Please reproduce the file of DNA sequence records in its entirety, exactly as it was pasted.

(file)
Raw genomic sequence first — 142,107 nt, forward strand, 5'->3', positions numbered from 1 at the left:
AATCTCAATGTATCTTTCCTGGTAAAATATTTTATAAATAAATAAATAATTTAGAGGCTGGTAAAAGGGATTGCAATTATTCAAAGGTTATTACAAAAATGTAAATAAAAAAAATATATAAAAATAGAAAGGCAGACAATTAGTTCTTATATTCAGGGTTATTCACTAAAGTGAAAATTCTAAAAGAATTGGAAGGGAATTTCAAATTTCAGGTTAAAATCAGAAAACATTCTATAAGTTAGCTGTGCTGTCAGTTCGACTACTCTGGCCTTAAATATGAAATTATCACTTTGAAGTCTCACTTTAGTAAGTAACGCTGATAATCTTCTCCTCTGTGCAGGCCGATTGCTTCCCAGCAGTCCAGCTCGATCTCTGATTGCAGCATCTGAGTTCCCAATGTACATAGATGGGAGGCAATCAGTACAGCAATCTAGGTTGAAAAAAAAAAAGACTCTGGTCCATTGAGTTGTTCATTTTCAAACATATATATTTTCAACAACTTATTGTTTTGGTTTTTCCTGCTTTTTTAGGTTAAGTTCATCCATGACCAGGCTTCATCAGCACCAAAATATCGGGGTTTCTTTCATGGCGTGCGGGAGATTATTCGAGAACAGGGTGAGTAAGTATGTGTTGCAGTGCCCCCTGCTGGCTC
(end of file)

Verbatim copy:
Raw genomic sequence first — 142,107 nt, forward strand, 5'->3', positions numbered from 1 at the left:
AATCTCAATGTATCTTTCCTGGTAAAATATTTTATAAATAAATAAATAATTTAGAGGCTGGTAAAAGGGATTGCAATTATTCAAAGGTTATTACAAAAATGTAAATAAAAAAAATATATAAAAATAGAAAGGCAGACAATTAGTTCTTATATTCAGGGTTATTCACTAAAGTGAAAATTCTAAAAGAATTGGAAGGGAATTTCAAATTTCAGGTTAAAATCAGAAAACATTCTATAAGTTAGCTGTGCTGTCAGTTCGACTACTCTGGCCTTAAATATGAAATTATCACTTTGAAGTCTCACTTTAGTAAGTAACGCTGATAATCTTCTCCTCTGTGCAGGCCGATTGCTTCCCAGCAGTCCAGCTCGATCTCTGATTGCAGCATCTGAGTTCCCAATGTACATAGATGGGAGGCAATCAGTACAGCAATCTAGGTTGAAAAAAAAAAAGACTCTGGTCCATTGAGTTGTTCATTTTCAAACATATATATTTTCAACAACTTATTGTTTTGGTTTTTCCTGCTTTTTTAGGTTAAGTTCATCCATGACCAGGCTTCATCAGCACCAAAATATCGGGGTTTCTTTCATGGCGTGCGGGAGATTATTCGAGAACAGGGTGAGTAAGTATGTGTTGCAGTGCCCCCTGCTGGCTC